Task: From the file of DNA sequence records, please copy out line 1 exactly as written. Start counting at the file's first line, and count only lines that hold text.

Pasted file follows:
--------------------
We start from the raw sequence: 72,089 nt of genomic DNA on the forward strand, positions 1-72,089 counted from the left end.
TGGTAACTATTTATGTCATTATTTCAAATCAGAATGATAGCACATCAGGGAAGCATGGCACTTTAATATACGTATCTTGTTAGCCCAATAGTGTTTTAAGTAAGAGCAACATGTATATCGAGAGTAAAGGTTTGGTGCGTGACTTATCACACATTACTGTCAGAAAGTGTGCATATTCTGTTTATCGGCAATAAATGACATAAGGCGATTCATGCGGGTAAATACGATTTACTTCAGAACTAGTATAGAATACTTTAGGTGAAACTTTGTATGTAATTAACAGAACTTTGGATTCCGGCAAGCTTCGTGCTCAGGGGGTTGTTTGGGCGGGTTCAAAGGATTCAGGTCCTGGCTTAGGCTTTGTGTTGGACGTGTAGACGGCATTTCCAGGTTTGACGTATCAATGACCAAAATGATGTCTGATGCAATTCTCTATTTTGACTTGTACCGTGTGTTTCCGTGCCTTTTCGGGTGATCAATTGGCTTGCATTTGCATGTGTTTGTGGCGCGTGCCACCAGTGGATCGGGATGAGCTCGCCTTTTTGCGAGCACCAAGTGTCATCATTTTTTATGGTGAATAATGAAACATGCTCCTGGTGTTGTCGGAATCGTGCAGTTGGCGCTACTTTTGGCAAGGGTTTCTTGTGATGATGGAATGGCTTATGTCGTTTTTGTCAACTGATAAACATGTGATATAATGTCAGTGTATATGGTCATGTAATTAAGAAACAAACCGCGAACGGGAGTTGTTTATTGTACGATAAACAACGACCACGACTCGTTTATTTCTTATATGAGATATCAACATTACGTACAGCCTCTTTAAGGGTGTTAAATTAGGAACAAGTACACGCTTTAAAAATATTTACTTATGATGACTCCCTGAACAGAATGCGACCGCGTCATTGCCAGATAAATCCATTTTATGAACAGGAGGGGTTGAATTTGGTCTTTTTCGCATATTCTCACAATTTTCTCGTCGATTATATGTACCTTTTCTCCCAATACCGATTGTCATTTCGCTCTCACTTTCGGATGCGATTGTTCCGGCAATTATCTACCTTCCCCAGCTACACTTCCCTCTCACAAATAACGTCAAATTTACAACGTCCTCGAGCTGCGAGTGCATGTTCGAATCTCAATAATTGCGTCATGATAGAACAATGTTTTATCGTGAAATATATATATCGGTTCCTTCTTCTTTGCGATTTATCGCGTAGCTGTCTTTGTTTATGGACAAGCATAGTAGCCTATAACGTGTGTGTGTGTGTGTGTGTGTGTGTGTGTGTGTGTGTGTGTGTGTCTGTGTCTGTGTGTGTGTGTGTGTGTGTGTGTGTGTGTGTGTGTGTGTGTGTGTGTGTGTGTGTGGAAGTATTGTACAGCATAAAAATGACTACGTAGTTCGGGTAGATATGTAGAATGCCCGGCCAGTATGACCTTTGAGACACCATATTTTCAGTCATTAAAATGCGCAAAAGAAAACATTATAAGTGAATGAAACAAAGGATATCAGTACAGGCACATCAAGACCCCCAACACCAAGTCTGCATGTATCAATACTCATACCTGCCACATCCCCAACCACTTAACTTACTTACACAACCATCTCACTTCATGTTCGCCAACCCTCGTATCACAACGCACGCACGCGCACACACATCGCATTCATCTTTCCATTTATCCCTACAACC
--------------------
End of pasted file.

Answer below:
We start from the raw sequence: 72,089 nt of genomic DNA on the forward strand, positions 1-72,089 counted from the left end.